By Alan Yarrow, Lord Mayor of the City of London
What a great time to be visiting Mozambique this week. A young, vibrant country with big ambitions and a bright future ahead. A country described by no less than the International Monetary Fund as one of the ‘most dynamic economies on the continent.’ And a country that I expect to see playing an increasingly prominent international role in the coming years. For those reasons and more, I am delighted to be here, strengthening the commercial links between the UK and Mozambique
As the ambassador for the UK’s financial and professional services sector, I travel extensively around the world looking to build economic partnerships with key international markets. Mozambique is the 29th and penultimate country I will have visited in the past 12 months as part of my Mayoralty. Bilateral trade stood at £129m last year, this might seem impressive, but I am determined to see that merely as a starting point. We should always set the bar high and keep a look out for new, innovative developments in our trading relationship – and as the starting point, my visit might be an opportunity to help connect ambitious UK firms wanting with the right commercial contacts in Mozambique.
Partnership is going to be the buzzword during my three-day visit. I want to cement our partnership when I meet with Prime Minister Carlos Agostinho do Rosario. The development of the financial sector in Mozambique, investment and infrastructure opportunities, capital markets development, challenges in the energy sector, Public Private Partnership (PPP) projects and building capacity through education, skills and technology; the drivers of development will be on the table for discussion, along with strengthening our economic and diplomatic ties.
One of the big topics will be the general macroeconomic picture. No country is immune from the global market jitters, as seen recently with the potential slowdown in the Chinese economy. With estimates of a 40 percent fall in in the value of Chinese imports from Africa, countries like Mozambique will need to make sure that they continue efforts to have a robust, diversified, resilient economy.
While Mozambique has gas and mineral deposits, which have lured significant foreign investment, the future income from this is being sold against debt. I want to share some of the lessons of my over 40 years in the UK’s capital markets and investment banking sector, while at the same time showcasing the UK’s experience and good practice in the energy sector. This includes adherence to responsible investment principles and transparent public procurement, as well as ensuring a predictable legal and tax framework, and licensing timings, all important elements for an attractive business environment.
As contracts go to tender for construction, new ports, new railways and other infrastructure, I want to highlight the expertise and experience of UK firms – not just those found in London – and how they are able to deliver what Mozambique’s economy is looking for. Take for instance the Mozambique Backbone Transmission System (CESUL) power transportation network between the centre and the south of country and how the government is looking to finance the project. This is precisely something where we can offer support.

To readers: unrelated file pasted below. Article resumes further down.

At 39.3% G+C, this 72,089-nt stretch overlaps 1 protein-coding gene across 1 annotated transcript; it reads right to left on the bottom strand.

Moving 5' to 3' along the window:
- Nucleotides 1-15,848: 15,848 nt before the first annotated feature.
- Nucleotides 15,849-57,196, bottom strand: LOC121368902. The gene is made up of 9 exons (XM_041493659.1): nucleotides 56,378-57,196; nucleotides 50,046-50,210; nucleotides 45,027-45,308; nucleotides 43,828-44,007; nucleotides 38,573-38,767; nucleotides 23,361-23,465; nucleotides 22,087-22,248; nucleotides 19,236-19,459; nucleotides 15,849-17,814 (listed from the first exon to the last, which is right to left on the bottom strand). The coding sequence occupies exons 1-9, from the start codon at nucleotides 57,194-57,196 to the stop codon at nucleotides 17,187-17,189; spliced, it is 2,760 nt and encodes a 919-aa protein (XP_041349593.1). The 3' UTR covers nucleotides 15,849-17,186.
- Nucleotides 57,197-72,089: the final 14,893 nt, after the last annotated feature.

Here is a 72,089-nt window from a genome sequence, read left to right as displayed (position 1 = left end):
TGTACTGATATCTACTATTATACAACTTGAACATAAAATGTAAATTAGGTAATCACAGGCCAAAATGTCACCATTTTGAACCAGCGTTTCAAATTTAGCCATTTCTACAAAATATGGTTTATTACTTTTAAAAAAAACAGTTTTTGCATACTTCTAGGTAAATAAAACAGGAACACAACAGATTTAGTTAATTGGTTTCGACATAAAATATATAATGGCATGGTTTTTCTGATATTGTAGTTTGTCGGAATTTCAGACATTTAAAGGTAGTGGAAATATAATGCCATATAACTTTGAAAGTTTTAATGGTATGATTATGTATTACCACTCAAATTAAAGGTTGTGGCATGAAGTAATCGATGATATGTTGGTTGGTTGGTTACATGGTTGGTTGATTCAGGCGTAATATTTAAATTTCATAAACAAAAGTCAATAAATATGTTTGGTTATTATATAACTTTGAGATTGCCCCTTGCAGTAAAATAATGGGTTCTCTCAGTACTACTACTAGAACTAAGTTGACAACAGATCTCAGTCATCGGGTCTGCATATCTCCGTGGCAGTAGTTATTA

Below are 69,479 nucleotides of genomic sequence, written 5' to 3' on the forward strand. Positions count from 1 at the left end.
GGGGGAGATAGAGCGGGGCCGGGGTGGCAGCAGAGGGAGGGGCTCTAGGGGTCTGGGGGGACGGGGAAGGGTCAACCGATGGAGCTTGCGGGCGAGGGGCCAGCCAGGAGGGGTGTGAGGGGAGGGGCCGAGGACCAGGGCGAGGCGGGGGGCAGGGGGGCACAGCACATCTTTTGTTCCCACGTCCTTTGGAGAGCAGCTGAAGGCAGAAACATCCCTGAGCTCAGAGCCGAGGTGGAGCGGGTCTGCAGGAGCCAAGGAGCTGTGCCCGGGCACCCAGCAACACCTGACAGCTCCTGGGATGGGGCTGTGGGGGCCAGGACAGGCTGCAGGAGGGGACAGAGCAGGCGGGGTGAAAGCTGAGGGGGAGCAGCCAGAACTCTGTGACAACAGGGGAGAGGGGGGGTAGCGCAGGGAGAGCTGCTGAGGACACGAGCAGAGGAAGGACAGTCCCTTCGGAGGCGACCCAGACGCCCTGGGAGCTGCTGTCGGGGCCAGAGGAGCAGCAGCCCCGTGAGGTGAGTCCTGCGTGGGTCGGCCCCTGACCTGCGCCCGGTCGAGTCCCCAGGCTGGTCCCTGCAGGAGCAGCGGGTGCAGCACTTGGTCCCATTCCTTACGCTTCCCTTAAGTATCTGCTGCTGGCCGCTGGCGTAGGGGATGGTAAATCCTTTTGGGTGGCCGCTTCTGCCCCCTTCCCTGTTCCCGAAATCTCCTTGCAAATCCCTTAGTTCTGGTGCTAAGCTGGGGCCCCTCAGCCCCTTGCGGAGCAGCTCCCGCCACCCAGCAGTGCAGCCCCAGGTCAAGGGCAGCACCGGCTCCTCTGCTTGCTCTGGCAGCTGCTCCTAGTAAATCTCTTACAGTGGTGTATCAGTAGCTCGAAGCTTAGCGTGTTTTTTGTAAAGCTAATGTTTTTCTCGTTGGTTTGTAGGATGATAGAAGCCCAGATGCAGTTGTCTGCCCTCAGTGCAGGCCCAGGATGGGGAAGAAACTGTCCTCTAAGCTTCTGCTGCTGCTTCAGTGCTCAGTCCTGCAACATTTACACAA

The topic of infrastructure will also be on the table when I meet the Minister of Transport and Communication Carlos Mesquita on Wednesday. In particular I will raise just how the UK can play a positive role in helping to get infrastructure projects off the ground. For example, I will remind him of the success of the London 2012 Olympics and Paralympics.
We delivered the famous Games on time and under budget. We have world-beating firms able to deliver the large-scale infrastructure projects that Mozambique is looking to undertake; everything from capability studies and financing to delivery, getting the projects from the architect’s blueprints to spades in the ground.
Underpinning all of these opportunities is the financial and associated services industry. Expanding banking, insurance, legal services provision throughout society helps encourage growth in the wider economy as business gain access to capital and know how to help them grow. Some of these firms will be joining me on the visit as well as the Mozambique offices participating on their home territory.
The share of knowledge and skills is another angle of our partnership that cannot be underestimated. Education and technical training opportunities in the UK have helped and will continue securing an increasing number of Mozambican professionals via institutional links, like the Mansion House scholarships and Chevening, which is providing for the 2015/2016 academic year 10 scholarships in areas including agriculture, extractives, and financial services.
As we celebrate the 40th anniversary of Mozambique’s independence, I look forward to strengthening the economic, diplomatic and cultural ties that bind our two nations. We recognise the potential in Mozambique, which is why it is one of the UK’s five ‘High-Level Prosperity Partners’ in Africa. I want to build on our already strong partnership, especially in the financial sector.
I hope my visit achieves three things. Firstly, that the government and business leaders in Mozambique see that the UK is open for business. Secondly, that our own firms, across all sectors, see just how open Mozambique is to inward investment and commercial opportunities. Finally, on the same theme, I hope we come to see just how open trade and investment environments can benefit both our countries to boost our prosperity and wellbeing.